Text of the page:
This Louisiana-style remoulade sauce recipe is essentially flavored mayonnaise that’s taken to level 10. Perfect for po’ boys, crab cakes, or an awesome dipping sauce for so many things. Whip up a homemade version in minutes and get ready to dunk everything in it!
There’s nothing like a great sauce to elevate what would otherwise be sort of bland. What would Cobb salad be without Ranch dressing? Or Eggs Benedict be without Hollandaise? Or pasta without spaghetti sauce. Sad. They’d all be sad.
Then there’s Remoulade Sauce. I first had it while in Georgia over 15 years ago, served with fresh fried catfish. I’ve been hooked ever since.
What is Remoulade Sauce?
Remoulade (pronounced reh-moo-lahd) is a classic mayonnaise-based sauce, which originated in France. Louisiana was the U.S. state that made it popular, though, and you won’t find many food joints (if any) around Louisiana that don’t serve their version with some deep-fried battered seafood.
Most remoulade sauce has mayonnaise, herbs, and pickles as the base. Louisiana-style remoulades also include mustard (and/or horseradish) and cajun seasonings. Around the New Orleans area, they even like to stir in chopped up hard boiled eggs. It reminds me of a cross between tartar sauce and Thousand Island dressing – creamy, tangy, spicy, and delicious!
Remoulade Sauce Recipe
NOTE: Remoulade sauce is like most classic recipes – there’s a basic concept with a million iterations. This is our version. Here’s what you’ll need:
- Mayonnaise: Mayonnaise is the base of this sauce and I really don’t recommend substitutions. I’ve made it with plain Greek yogurt and it was ok, but just not the same.
- Mustard: If you can find creole mustard, that’s ideal, but I often just use Spicy brown and it totally gets the job done.
- Paprika: You can use regular paprika (which is sweet) or smoked paprika, depending on your flavor preference.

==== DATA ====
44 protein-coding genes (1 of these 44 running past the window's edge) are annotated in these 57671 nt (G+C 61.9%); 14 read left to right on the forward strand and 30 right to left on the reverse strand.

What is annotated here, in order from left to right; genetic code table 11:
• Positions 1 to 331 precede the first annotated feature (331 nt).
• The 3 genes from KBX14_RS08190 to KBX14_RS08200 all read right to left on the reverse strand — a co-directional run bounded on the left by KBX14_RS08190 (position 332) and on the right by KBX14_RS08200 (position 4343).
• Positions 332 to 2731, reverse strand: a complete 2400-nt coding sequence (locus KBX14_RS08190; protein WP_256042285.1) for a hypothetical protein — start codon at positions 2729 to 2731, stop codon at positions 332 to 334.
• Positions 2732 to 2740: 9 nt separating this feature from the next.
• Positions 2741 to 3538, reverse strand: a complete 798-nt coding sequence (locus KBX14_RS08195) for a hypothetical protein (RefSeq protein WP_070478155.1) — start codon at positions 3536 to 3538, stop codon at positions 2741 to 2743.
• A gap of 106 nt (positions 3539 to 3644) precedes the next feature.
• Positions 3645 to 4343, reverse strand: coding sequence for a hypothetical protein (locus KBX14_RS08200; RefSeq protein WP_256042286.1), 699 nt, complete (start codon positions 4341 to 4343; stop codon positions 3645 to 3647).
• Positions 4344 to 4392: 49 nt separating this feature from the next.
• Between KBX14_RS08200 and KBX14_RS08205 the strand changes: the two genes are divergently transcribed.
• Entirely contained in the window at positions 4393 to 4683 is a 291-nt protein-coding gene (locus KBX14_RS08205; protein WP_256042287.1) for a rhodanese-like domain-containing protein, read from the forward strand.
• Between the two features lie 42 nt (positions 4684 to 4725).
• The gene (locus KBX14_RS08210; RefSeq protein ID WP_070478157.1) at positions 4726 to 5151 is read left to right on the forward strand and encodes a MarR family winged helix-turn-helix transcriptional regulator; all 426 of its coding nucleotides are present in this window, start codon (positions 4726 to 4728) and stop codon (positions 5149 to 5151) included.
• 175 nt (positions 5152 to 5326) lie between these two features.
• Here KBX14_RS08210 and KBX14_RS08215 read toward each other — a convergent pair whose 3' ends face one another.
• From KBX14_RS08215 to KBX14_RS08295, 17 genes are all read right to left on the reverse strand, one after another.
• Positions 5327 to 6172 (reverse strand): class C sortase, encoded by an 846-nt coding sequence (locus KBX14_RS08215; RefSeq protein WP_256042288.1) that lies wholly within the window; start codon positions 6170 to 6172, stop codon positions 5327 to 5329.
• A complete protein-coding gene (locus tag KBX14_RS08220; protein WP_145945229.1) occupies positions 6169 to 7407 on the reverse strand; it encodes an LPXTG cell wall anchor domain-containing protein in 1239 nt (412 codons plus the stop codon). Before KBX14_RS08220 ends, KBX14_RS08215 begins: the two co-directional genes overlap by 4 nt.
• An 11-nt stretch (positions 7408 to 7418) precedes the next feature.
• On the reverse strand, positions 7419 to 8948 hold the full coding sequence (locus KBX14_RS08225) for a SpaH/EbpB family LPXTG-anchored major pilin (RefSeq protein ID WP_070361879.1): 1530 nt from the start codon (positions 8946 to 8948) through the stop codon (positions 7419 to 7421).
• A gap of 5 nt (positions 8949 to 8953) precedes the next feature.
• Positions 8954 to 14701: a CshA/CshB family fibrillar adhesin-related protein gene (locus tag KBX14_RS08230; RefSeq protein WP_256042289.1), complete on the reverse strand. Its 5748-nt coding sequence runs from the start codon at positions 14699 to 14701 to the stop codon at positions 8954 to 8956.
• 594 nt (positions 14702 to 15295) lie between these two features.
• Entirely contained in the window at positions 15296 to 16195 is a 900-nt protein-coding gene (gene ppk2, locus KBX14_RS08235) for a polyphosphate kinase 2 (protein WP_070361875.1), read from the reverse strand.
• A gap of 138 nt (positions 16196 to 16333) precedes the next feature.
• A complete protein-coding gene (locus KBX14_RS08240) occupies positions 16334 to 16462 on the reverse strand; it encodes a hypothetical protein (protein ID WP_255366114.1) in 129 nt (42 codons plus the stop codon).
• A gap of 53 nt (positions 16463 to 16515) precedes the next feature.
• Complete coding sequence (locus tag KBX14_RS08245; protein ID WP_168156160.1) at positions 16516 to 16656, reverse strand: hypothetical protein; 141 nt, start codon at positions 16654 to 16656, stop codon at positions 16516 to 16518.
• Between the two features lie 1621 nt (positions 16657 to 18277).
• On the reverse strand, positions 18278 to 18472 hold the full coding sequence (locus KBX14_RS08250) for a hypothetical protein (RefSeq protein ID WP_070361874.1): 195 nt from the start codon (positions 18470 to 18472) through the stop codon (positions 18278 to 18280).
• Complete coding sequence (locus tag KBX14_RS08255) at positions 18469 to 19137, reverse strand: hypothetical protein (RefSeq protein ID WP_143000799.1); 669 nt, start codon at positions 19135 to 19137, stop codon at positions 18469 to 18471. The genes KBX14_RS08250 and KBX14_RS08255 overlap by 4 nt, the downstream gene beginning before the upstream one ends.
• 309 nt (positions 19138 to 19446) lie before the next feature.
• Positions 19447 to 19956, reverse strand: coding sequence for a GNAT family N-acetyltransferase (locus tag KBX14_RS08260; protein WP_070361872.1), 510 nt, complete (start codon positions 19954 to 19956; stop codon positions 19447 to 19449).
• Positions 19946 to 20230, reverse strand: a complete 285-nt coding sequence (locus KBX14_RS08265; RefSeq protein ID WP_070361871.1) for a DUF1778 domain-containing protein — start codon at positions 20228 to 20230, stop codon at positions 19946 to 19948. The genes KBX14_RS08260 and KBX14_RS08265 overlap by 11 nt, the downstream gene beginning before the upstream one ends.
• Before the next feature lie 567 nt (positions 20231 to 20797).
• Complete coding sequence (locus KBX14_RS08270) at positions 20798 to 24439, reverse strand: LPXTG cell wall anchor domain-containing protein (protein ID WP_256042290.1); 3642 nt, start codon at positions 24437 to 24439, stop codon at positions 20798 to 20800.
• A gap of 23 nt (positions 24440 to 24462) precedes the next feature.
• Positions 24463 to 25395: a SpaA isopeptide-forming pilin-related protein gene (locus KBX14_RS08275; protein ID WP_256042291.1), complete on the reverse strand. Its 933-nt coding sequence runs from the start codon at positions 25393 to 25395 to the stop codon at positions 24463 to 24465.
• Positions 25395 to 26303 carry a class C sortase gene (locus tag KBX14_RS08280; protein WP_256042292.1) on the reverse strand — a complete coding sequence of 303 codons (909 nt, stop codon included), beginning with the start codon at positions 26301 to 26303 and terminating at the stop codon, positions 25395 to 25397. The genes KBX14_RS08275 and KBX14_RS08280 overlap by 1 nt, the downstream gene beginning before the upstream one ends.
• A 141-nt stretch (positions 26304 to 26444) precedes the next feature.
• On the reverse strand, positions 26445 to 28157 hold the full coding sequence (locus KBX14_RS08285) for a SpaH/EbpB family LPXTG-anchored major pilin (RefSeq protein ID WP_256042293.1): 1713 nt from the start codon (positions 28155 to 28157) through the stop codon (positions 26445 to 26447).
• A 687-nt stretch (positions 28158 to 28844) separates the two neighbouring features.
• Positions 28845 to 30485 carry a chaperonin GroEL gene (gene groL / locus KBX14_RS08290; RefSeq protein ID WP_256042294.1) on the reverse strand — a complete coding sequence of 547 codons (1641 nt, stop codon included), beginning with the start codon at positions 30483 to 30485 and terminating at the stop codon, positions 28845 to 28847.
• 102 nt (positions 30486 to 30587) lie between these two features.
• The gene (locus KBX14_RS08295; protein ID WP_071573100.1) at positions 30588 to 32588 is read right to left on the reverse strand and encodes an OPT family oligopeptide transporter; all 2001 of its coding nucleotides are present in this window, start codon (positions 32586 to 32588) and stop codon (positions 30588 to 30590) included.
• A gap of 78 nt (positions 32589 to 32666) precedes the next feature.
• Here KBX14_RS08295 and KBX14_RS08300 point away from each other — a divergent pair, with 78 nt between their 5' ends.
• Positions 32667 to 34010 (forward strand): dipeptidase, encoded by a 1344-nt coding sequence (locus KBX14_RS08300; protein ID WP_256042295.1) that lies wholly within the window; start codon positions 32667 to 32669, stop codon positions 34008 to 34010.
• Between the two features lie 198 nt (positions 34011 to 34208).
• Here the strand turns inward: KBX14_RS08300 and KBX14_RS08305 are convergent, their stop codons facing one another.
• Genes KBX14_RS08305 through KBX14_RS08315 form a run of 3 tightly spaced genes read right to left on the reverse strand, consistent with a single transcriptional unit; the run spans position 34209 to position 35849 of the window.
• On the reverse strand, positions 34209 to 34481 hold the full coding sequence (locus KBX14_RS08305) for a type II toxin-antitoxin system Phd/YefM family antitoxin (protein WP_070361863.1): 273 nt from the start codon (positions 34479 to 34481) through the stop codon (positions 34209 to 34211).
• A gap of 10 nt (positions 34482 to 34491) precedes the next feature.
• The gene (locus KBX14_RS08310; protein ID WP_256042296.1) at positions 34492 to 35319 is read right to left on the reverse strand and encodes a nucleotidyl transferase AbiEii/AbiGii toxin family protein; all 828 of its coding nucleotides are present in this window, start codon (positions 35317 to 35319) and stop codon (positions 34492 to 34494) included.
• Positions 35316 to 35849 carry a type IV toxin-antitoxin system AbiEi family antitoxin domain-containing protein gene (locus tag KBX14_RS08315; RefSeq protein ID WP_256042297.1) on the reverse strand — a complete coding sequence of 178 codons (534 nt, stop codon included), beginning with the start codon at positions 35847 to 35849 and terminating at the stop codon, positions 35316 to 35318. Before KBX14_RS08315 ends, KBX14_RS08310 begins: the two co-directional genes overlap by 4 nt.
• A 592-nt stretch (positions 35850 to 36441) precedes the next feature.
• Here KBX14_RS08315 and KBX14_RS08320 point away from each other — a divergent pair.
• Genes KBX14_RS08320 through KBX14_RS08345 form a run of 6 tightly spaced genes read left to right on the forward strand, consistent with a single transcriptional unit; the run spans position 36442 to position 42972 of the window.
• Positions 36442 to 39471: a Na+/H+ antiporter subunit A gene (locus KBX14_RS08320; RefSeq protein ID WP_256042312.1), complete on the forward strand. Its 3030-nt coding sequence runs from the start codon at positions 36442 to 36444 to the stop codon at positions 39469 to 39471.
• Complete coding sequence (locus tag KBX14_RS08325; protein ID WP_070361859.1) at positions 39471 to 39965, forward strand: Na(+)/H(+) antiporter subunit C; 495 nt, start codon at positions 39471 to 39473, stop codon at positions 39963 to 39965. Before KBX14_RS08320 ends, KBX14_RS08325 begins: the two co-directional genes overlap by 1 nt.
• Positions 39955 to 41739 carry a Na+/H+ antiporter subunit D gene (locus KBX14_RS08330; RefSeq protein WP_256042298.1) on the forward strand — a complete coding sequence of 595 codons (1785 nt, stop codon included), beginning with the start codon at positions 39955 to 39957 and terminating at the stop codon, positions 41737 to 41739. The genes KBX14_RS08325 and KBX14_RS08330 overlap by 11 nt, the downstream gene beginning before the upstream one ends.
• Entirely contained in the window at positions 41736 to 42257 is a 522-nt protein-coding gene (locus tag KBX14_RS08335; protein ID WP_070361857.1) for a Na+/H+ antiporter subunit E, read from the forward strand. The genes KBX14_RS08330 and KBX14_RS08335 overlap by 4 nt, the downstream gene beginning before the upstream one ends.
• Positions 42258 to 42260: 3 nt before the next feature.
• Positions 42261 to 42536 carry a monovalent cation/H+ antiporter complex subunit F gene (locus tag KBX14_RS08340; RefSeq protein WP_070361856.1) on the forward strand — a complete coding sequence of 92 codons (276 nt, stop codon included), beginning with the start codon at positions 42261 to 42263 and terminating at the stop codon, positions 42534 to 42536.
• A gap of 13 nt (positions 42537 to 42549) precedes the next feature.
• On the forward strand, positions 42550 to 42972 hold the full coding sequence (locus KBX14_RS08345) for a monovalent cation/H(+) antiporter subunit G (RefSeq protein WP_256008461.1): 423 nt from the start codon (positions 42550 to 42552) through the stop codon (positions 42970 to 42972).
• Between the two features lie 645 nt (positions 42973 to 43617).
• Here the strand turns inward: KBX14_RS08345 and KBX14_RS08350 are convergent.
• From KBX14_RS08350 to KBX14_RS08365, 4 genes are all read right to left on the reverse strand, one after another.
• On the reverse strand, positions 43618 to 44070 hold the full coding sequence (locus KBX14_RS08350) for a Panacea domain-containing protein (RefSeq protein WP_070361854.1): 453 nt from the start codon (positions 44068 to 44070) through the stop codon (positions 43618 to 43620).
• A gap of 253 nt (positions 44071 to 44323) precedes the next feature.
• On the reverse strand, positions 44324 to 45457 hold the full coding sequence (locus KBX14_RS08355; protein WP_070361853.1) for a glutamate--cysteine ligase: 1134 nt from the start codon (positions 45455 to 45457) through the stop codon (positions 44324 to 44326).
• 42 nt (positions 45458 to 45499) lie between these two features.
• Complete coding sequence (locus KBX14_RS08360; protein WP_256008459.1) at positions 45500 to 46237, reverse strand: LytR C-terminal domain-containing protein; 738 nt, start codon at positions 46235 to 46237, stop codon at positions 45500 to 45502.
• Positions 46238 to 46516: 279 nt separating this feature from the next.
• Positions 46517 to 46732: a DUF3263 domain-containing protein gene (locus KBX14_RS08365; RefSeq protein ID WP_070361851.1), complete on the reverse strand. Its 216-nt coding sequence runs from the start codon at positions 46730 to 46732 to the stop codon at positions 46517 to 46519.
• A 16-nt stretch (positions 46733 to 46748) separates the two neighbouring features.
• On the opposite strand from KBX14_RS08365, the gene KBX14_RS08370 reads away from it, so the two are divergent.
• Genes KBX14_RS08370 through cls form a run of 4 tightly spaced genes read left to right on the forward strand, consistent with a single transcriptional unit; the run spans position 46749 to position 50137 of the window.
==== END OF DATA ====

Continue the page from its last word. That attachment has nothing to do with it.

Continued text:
- Horseradish: Use prepared Horseradish.
- Creole seasoning: Creole seasoning is made from a mix of onion powder, garlic powder, oregano, basil, thyme, black pepper, white pepper, cayenne pepper, paprika and salt. Some brands are crazy salty, though, so start with the amount listed in the recipe and adjust from there. Cajun seasoning is also good. I’ve also heard of people using Old Bay, although I haven’t tried that in this recipe.
- Pickle juice: You can use dill or sweet, depending on your preference.
- Lemon Juice: Adds a bright tanginess.
- Hot sauce: Either Tabasco or Sriracha.
- Garlic: Fresh garlic that’s been grated. You want the garlic flavor, but not big pieces of it.
How to Make Remoulade Sauce
Ready to make it? Grab a bowl, some measuring cups, and a whisk. Dump everything in a bowl and combine. That’s it! Its flavor is best after being chilled for at least an hour.
10 Ways to Use Remoulade Sauce
This sauce is typically used for deep-fried battered seafood like crab cakes and po’ boys, but there are so many more ways to enjoy it. Here are some ideas:
- Po boys
- Crab cakes
- Fried fish fillets
- Corn fritters
- Cooked, chilled shrimp (like shrimp cocktail)
- A dipping sauce for sweet potato fries
- Fried green tomatoes
- Mixed into Deviled Eggs filling
- Spread on a burger
- Drizzled over roasted asparagus
- 1 1/4 cup mayonnaise
- 2 1/2 tablespoons spicy brown mustard
- 1 tablespoon paprika (sweet or smoked)
- 1 tablespoon finely chopped fresh parsley
- 2 teaspoons prepared horseradish
- 2 teaspoons lemon juice
- 1 teaspoon Creole seasoning (*see note)
- 1 teaspoon pickle juice (dill or sweet)
- 1 teaspoon hot sauce
- 1 clove garlic , grated
- grind of black pepper
- In a medium bowl, whisk together all the ingredients. Taste, and adjust seasonings if needed.
- Ideally, cover and chill for at least an hour for the flavors to meld.
- Refrigerate any unused sauce in an airtight container for up to 4 days. It might loosen up a bit, so just give it a quick stir before serving again.